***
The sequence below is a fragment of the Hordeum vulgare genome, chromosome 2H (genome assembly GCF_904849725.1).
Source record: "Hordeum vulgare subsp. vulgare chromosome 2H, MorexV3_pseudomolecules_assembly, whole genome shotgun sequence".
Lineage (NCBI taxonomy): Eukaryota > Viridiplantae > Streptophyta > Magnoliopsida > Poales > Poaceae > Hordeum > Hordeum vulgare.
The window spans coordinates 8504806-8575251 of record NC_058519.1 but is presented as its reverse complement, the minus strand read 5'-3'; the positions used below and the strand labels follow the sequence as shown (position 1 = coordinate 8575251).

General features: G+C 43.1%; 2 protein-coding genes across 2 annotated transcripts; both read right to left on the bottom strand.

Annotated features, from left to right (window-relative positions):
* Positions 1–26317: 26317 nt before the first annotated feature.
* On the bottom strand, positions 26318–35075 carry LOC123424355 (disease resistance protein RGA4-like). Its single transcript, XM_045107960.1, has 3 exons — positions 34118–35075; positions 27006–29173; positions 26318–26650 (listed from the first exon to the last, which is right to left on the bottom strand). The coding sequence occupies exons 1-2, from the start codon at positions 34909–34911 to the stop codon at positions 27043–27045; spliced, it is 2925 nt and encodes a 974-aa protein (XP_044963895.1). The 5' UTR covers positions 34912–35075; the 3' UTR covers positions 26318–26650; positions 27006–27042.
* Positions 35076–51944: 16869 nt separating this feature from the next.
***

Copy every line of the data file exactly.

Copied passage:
The sequence below is a fragment of the Hordeum vulgare genome, chromosome 2H (genome assembly GCF_904849725.1).
Source record: "Hordeum vulgare subsp. vulgare chromosome 2H, MorexV3_pseudomolecules_assembly, whole genome shotgun sequence".
Lineage (NCBI taxonomy): Eukaryota > Viridiplantae > Streptophyta > Magnoliopsida > Poales > Poaceae > Hordeum > Hordeum vulgare.
The window spans coordinates 8504806-8575251 of record NC_058519.1 but is presented as its reverse complement, the minus strand read 5'-3'; the positions used below and the strand labels follow the sequence as shown (position 1 = coordinate 8575251).

General features: G+C 43.1%; 2 protein-coding genes across 2 annotated transcripts; both read right to left on the bottom strand.

Annotated features, from left to right (window-relative positions):
* Positions 1–26317: 26317 nt before the first annotated feature.
* On the bottom strand, positions 26318–35075 carry LOC123424355 (disease resistance protein RGA4-like). Its single transcript, XM_045107960.1, has 3 exons — positions 34118–35075; positions 27006–29173; positions 26318–26650 (listed from the first exon to the last, which is right to left on the bottom strand). The coding sequence occupies exons 1-2, from the start codon at positions 34909–34911 to the stop codon at positions 27043–27045; spliced, it is 2925 nt and encodes a 974-aa protein (XP_044963895.1). The 5' UTR covers positions 34912–35075; the 3' UTR covers positions 26318–26650; positions 27006–27042.
* Positions 35076–51944: 16869 nt separating this feature from the next.